Jetpilot with VP of Marketing & Sales Brian Jellig
Jetpilot with VP of Marketing & Sales Brian Jellig
In 1986 Jetpilot started out in the industry as a company providing wetsuits and vests for the watercraft racing market. Today, Jetpilot has evolved its product line across the board providing the surf, wake, FMX and BMX markets with unique and diverse products; however, by no means did this happen overnight.
Brian Jellig, Vice President of Marketing & Sales, provides an in-depth
overview of the roots of Jetpilot, its natural progression into different
markets, the rationale behind providing such a wide range of products, some
problems they faced along the way and how they were overcome. Without
further a due, here’s Brian to get you up to speed.
How did Jetpilot get started, and what factors built the momentum in the early stages of the company?
Basically, Jetpilot started in 1986 because the founders at the time wanted to create something unique and different. These original founders, Phil Johnson, Scott Burnworth and Eric Baker were all young SoCal natives and came from all areas of action sports surfing and watercraft, to professional MX racing. They chose to start by creating totally unique wetsuits and vests for the watercraft racing markets of the day, which had never been done before.
Success came early and fast, and as sales grew the teams of athletes grew as well. This led to the expansion of more products, soft goods and the eventual addition of new market segments like wake, surf, FMX and BMX. Our brand is much broader now than back in the early watercraft racing days, but the principles are still the same. We were founded on creating unique and different products back in 1986, and we still create unique and different products today; we’re just doing more of it!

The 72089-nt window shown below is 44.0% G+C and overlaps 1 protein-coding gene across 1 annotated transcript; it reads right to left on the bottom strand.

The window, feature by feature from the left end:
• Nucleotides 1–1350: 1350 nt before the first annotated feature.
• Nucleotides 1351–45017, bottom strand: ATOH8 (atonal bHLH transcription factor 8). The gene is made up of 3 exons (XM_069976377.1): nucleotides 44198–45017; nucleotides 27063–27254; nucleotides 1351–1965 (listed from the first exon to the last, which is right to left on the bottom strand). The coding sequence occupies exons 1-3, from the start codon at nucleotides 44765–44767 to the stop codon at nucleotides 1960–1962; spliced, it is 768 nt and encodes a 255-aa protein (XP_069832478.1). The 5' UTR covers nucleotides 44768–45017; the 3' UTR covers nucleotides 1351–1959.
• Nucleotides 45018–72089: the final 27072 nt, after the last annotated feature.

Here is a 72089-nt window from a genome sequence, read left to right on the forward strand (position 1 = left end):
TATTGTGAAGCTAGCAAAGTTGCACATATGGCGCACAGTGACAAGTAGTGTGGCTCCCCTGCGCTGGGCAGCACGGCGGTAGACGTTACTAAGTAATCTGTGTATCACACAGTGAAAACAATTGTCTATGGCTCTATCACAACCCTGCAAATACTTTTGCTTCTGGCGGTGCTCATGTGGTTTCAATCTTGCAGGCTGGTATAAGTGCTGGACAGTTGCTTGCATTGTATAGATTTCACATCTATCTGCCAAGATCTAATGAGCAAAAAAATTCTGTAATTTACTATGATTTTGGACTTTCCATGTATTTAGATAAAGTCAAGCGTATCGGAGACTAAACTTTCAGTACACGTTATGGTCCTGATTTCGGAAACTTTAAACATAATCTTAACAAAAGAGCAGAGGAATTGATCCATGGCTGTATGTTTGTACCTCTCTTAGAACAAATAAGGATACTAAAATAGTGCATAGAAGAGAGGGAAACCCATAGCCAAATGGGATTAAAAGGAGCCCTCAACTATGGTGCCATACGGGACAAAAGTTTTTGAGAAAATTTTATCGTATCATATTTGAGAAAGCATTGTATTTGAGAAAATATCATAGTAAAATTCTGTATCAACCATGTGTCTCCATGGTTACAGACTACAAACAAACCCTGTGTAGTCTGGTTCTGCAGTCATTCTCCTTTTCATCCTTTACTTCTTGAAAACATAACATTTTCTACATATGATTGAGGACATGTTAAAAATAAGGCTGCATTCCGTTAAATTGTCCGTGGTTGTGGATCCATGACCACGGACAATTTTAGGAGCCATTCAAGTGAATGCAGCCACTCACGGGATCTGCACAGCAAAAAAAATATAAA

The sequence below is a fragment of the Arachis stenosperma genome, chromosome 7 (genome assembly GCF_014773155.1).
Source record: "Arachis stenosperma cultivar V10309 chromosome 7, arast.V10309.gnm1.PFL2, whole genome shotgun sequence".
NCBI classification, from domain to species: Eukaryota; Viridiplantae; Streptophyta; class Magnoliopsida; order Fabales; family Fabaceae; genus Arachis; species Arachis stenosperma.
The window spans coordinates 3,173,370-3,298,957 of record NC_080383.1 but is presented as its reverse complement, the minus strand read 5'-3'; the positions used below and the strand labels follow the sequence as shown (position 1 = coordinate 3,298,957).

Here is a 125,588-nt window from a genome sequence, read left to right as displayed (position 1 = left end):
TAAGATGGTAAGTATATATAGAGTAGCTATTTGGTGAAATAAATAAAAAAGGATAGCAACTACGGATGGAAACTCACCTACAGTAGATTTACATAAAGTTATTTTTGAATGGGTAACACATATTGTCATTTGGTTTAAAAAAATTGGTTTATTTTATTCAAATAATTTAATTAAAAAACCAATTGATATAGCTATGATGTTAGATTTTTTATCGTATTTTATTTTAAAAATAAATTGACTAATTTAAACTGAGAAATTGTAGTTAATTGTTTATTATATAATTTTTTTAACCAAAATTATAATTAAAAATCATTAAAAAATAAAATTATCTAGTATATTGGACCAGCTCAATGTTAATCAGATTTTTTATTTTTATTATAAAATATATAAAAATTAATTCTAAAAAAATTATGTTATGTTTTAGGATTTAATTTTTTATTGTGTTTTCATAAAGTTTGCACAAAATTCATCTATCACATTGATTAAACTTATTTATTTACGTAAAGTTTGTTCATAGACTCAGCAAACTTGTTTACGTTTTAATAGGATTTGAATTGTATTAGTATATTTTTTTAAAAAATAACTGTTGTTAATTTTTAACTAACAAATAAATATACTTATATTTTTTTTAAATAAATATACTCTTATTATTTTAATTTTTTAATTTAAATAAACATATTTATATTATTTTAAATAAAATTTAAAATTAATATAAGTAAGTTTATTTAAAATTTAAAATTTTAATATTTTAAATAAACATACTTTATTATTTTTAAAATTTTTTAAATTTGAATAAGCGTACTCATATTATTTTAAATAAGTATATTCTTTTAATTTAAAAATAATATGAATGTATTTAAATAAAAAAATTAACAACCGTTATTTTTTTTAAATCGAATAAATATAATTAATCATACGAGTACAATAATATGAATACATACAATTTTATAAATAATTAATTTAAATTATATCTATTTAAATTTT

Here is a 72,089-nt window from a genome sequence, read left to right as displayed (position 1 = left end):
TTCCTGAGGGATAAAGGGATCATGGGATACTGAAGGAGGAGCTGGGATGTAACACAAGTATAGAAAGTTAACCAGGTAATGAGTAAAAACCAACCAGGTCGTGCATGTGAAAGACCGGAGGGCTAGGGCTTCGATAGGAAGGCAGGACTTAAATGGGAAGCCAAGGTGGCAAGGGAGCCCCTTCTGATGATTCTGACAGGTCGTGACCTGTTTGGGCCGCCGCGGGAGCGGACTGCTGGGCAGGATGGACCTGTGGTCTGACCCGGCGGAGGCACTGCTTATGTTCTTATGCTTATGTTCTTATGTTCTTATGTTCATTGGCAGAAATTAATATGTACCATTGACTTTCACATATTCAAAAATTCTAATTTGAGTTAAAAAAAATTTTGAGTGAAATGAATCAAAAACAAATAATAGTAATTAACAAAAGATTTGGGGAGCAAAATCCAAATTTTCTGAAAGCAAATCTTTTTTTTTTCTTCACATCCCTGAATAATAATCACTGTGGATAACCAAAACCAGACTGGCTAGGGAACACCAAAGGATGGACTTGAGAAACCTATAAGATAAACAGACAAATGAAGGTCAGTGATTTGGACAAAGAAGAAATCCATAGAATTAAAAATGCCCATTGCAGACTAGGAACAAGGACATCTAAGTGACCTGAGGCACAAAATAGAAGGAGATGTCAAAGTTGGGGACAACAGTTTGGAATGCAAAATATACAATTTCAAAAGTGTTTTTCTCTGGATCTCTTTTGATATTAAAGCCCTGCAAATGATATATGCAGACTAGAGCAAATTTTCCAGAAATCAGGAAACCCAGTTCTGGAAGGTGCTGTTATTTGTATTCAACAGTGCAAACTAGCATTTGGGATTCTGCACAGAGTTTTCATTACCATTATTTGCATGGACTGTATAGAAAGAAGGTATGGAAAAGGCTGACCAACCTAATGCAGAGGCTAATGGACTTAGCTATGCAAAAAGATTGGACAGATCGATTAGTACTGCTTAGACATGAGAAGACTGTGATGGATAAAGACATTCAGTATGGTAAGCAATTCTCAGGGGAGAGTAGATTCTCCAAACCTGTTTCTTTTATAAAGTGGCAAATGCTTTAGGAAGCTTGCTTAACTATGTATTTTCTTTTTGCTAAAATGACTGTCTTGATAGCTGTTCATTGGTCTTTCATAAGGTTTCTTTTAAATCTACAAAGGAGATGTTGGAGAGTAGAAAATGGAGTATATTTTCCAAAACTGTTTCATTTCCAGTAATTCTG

What’s the story behind the name, and how does it show through the brand?
The name Jetpilot originated from our Watercraft roots. "Pilote" means "Rider" in French. Then, with Jet Skiing, it became "Jet Pilot." As we expanded into new markets, we easily could have changed the name, but we chose not to do that. In reality, the concept behind the name actually works across the board. Jetpilot is an action sports brand that is defined by being in charge of your own destiny, taking control of yourself and your own interests, and living the way you want to live. We believe the name has been able to remain fresh for so long because we are always offering new innovative product ideas and concepts. So in today’s reality, the products as well as our stable of unique athletes define our brand, and the story of Jetpilot shows through those mediums by conveying a consistent message.